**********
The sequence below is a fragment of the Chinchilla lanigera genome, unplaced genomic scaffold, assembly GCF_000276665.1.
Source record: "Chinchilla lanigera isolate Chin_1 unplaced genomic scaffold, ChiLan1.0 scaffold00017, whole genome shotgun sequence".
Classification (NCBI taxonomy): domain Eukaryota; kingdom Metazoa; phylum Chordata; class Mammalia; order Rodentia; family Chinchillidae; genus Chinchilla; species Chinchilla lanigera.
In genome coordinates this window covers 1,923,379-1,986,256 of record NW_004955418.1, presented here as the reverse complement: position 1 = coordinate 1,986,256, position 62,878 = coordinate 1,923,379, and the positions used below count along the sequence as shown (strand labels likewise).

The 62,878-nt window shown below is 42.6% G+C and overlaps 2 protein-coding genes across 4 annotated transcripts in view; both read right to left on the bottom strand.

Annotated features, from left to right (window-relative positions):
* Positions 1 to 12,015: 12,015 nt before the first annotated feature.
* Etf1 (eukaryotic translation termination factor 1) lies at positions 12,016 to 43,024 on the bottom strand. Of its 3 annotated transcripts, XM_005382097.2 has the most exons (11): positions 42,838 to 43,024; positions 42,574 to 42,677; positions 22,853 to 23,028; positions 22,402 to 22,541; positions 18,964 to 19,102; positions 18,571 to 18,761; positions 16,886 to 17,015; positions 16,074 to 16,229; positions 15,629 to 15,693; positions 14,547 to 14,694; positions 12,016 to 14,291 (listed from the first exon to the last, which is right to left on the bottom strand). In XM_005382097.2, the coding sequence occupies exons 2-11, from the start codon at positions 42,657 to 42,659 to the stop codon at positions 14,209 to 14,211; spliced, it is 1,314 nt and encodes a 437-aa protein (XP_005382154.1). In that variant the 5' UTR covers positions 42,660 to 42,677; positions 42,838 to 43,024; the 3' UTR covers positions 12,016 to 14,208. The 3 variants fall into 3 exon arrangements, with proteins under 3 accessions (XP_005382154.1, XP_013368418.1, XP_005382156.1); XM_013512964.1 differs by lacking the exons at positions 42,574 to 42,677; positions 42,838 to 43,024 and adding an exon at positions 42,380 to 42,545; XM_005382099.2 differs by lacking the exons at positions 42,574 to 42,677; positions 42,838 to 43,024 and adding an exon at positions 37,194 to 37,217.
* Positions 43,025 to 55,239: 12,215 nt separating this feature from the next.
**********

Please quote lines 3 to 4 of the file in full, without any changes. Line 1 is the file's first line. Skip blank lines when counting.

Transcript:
Classification (NCBI taxonomy): domain Eukaryota; kingdom Metazoa; phylum Chordata; class Mammalia; order Rodentia; family Chinchillidae; genus Chinchilla; species Chinchilla lanigera.
In genome coordinates this window covers 1,923,379-1,986,256 of record NW_004955418.1, presented here as the reverse complement: position 1 = coordinate 1,986,256, position 62,878 = coordinate 1,923,379, and the positions used below count along the sequence as shown (strand labels likewise).